In genealogy, a cadet is a younger son, as opposed to the firstborn heir. Compare puisne.
The word has been recorded in English since 1634, originally for a young son, identical to the French, which is itself derived from the Gascon Occitan (spoken in Gascony in southwest France) capdet "captain, chief", in turn from the Late Latin capitellum, the diminutive of Latin caput "head" (hence also chief).
Younger sons from Gascon families were apparently commonly sent to the French court to serve as officers; as a rule, non-heirs from the European nobility sought careers in the military or the clergy.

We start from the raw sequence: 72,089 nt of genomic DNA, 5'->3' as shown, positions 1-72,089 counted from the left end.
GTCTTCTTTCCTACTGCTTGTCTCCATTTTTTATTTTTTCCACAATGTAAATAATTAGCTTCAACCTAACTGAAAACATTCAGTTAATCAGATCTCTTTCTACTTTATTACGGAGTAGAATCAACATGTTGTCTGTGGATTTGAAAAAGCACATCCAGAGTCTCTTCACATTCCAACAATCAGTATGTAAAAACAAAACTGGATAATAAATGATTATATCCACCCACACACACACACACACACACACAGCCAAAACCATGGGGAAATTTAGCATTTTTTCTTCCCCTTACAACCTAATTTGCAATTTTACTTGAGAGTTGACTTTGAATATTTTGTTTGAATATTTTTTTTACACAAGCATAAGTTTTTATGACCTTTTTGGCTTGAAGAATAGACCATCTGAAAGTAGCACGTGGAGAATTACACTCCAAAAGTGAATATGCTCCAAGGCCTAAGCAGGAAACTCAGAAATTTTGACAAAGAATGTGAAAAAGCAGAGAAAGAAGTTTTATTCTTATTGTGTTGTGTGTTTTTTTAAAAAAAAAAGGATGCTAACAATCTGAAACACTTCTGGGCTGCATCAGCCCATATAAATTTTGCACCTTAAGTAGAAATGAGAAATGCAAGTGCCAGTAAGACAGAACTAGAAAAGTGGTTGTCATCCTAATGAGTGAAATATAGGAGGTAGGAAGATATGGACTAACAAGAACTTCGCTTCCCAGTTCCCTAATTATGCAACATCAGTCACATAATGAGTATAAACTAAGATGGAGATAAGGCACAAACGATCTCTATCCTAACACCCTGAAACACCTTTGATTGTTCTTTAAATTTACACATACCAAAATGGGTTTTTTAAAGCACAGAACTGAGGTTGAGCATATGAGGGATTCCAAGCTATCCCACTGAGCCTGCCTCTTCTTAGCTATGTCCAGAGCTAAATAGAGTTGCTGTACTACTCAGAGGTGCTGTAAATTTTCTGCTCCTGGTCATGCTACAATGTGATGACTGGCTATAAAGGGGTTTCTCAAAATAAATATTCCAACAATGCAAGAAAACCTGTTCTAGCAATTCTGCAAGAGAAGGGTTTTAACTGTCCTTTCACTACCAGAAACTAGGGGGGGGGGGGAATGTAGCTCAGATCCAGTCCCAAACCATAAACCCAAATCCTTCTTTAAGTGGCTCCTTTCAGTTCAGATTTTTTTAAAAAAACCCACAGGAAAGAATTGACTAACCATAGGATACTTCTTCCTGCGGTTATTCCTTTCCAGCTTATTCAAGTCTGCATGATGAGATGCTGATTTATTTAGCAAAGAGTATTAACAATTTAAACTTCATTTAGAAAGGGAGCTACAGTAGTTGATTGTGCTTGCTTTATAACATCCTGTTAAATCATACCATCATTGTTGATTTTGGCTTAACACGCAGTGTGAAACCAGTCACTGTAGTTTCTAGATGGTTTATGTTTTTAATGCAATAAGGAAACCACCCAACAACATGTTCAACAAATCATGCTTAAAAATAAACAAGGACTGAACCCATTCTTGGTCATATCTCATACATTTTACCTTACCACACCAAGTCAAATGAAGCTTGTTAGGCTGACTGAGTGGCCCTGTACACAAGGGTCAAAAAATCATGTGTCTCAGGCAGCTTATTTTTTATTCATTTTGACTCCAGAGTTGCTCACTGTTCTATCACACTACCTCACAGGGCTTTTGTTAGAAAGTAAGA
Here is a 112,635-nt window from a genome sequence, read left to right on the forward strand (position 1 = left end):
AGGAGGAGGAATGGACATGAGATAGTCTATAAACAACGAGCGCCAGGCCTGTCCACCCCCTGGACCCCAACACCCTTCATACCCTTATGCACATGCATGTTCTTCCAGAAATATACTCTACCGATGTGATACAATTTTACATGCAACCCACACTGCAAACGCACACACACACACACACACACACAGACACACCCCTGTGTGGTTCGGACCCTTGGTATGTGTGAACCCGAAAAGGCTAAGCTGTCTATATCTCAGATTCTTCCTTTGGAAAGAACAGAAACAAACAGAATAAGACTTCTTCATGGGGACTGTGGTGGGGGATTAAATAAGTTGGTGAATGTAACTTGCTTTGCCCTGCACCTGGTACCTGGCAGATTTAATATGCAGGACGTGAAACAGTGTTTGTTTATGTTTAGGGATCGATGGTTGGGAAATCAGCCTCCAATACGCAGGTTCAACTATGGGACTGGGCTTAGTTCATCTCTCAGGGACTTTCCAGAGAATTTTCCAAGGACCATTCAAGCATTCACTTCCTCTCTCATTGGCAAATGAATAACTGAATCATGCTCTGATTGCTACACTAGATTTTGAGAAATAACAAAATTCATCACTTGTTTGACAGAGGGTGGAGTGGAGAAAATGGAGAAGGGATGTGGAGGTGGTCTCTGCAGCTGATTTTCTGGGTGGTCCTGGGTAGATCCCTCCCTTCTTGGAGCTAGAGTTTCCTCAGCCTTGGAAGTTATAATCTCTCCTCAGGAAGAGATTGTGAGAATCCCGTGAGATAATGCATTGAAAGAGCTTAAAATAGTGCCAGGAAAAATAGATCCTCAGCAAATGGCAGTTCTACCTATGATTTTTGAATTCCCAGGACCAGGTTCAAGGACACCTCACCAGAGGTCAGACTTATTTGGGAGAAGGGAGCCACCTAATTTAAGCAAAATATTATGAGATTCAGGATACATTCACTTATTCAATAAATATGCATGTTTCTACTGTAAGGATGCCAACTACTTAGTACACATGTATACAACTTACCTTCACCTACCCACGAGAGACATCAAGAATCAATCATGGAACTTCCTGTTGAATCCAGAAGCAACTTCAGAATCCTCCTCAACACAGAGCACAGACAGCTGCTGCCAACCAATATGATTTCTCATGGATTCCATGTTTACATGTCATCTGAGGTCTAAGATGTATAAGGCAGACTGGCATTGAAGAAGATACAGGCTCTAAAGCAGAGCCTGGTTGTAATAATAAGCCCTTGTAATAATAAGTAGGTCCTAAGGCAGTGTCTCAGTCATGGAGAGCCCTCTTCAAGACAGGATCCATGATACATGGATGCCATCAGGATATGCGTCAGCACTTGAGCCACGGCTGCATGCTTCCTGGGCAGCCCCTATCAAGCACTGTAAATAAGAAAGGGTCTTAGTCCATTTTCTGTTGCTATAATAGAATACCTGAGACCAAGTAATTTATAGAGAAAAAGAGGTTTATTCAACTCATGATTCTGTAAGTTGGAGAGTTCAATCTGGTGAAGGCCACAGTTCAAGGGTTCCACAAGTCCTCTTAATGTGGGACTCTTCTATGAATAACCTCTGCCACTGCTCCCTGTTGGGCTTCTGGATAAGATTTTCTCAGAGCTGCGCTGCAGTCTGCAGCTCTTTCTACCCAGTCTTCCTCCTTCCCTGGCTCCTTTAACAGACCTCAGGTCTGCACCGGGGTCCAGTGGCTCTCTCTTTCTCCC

As an adjective, "cadet" is used to signify a junior branch of a family. Thus, the Orléans line was a cadet branch of the Bourbon family, which itself was a cadet branch of the House of Capet.
For the status as such, the noun cadency exists, as in the heraldic term mark of cadency, for a feature which distinguishes a cadet son's coat of arms from the father's which is passed on unaltered only to the (usually firstborn) heir.
Military has been the traditional career choice of the nobility throughout the centuries, and it has been customary that the firstborn son inherited the title, lands and possessions, while the younger sons of a noble family went to the military, often to be trained as officers. Hence the meaning "cadet branch" for a junior branch of a family and the term "cadet" for an officer trainee.